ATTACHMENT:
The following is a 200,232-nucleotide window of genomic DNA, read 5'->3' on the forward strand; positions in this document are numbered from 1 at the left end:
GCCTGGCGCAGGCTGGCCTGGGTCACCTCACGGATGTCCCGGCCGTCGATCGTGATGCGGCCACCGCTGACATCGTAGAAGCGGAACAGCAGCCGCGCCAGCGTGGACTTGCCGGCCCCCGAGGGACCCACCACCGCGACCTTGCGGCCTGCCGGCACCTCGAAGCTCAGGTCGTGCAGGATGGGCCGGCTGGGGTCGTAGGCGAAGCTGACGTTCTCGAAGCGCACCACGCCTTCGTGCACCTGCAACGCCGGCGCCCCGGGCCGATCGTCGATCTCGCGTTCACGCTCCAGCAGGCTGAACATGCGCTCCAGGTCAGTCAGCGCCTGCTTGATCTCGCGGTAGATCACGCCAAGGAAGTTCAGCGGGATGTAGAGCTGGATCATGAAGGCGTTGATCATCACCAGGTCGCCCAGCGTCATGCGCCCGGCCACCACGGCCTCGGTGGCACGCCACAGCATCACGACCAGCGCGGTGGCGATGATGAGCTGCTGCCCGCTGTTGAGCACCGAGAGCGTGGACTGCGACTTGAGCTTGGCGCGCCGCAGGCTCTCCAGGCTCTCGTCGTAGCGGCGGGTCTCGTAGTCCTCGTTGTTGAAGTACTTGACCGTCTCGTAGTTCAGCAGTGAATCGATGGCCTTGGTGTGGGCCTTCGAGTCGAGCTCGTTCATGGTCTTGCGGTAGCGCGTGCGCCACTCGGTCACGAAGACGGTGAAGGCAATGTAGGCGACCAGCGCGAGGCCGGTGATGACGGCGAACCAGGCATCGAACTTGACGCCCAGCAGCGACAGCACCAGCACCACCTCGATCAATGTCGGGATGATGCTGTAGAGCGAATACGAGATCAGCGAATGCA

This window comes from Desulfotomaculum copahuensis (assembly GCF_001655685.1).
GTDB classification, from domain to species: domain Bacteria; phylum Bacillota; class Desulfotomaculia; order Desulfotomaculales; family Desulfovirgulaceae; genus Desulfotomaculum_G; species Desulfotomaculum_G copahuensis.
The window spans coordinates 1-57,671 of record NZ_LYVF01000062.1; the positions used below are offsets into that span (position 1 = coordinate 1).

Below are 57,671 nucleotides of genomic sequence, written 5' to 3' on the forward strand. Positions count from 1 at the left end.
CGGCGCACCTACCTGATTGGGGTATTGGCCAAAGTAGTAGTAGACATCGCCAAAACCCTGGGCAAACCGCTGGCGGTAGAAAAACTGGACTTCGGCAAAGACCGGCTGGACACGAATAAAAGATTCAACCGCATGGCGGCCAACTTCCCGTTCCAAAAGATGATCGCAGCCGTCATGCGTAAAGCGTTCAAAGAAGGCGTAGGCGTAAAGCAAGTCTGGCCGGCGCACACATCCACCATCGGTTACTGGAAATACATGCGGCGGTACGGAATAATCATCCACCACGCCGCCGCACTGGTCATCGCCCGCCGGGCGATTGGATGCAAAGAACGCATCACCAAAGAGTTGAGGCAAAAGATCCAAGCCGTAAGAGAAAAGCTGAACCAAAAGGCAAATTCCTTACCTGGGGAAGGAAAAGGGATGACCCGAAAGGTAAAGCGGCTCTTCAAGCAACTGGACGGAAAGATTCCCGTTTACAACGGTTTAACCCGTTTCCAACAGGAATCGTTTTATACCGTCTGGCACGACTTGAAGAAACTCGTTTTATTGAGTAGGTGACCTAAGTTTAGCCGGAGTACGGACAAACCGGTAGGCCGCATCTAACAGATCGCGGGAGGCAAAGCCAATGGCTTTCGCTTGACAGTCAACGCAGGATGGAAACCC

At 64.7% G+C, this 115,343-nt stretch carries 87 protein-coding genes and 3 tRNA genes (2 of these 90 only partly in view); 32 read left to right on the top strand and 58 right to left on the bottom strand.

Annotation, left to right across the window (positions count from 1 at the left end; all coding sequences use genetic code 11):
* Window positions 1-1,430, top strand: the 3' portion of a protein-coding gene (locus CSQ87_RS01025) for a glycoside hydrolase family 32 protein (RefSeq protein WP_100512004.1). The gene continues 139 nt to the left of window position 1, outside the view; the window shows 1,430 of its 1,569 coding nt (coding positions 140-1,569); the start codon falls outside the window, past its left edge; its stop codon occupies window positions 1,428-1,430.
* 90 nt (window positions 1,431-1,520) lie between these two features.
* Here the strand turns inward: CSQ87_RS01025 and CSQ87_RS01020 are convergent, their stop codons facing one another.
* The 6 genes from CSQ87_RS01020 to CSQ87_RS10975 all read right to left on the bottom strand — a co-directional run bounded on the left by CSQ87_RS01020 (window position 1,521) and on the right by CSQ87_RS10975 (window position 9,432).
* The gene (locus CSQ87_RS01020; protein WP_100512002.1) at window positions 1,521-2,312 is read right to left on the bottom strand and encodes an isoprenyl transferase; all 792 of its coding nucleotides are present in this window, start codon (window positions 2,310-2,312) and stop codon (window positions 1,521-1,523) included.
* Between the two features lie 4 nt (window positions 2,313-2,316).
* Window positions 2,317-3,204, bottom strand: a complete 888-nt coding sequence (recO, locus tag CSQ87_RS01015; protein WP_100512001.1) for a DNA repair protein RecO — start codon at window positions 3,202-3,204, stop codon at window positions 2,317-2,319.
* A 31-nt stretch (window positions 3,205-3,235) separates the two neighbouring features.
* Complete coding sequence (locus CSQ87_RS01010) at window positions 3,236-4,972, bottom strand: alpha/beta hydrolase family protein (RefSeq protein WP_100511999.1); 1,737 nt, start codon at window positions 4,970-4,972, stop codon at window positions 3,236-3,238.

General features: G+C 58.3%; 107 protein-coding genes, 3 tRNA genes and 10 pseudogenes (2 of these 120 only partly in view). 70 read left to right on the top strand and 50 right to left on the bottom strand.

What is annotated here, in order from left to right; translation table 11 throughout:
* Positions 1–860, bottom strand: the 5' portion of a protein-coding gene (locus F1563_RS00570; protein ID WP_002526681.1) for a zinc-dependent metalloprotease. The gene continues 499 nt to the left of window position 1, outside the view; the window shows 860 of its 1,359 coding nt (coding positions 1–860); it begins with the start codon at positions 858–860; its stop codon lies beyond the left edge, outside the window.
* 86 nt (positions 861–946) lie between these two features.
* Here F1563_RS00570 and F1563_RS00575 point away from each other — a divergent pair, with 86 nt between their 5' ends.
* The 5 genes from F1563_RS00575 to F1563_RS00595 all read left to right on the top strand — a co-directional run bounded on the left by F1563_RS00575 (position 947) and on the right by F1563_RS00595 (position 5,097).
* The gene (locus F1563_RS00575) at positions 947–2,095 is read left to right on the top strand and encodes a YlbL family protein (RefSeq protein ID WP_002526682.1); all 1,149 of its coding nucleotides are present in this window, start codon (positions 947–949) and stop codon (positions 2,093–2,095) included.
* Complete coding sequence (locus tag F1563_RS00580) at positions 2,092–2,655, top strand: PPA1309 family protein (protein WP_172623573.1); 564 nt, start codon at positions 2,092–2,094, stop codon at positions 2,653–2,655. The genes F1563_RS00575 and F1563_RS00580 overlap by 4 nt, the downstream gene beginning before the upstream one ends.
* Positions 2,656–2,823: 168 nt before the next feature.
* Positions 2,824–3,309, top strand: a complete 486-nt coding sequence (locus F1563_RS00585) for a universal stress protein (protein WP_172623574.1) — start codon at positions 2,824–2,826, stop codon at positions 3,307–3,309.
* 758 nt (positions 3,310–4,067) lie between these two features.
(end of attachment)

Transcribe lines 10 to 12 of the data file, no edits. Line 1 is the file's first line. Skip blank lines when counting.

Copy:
* Window positions 1-1,430, top strand: the 3' portion of a protein-coding gene (locus CSQ87_RS01025) for a glycoside hydrolase family 32 protein (RefSeq protein WP_100512004.1). The gene continues 139 nt to the left of window position 1, outside the view; the window shows 1,430 of its 1,569 coding nt (coding positions 140-1,569); the start codon falls outside the window, past its left edge; its stop codon occupies window positions 1,428-1,430.
* 90 nt (window positions 1,431-1,520) lie between these two features.
* Here the strand turns inward: CSQ87_RS01025 and CSQ87_RS01020 are convergent, their stop codons facing one another.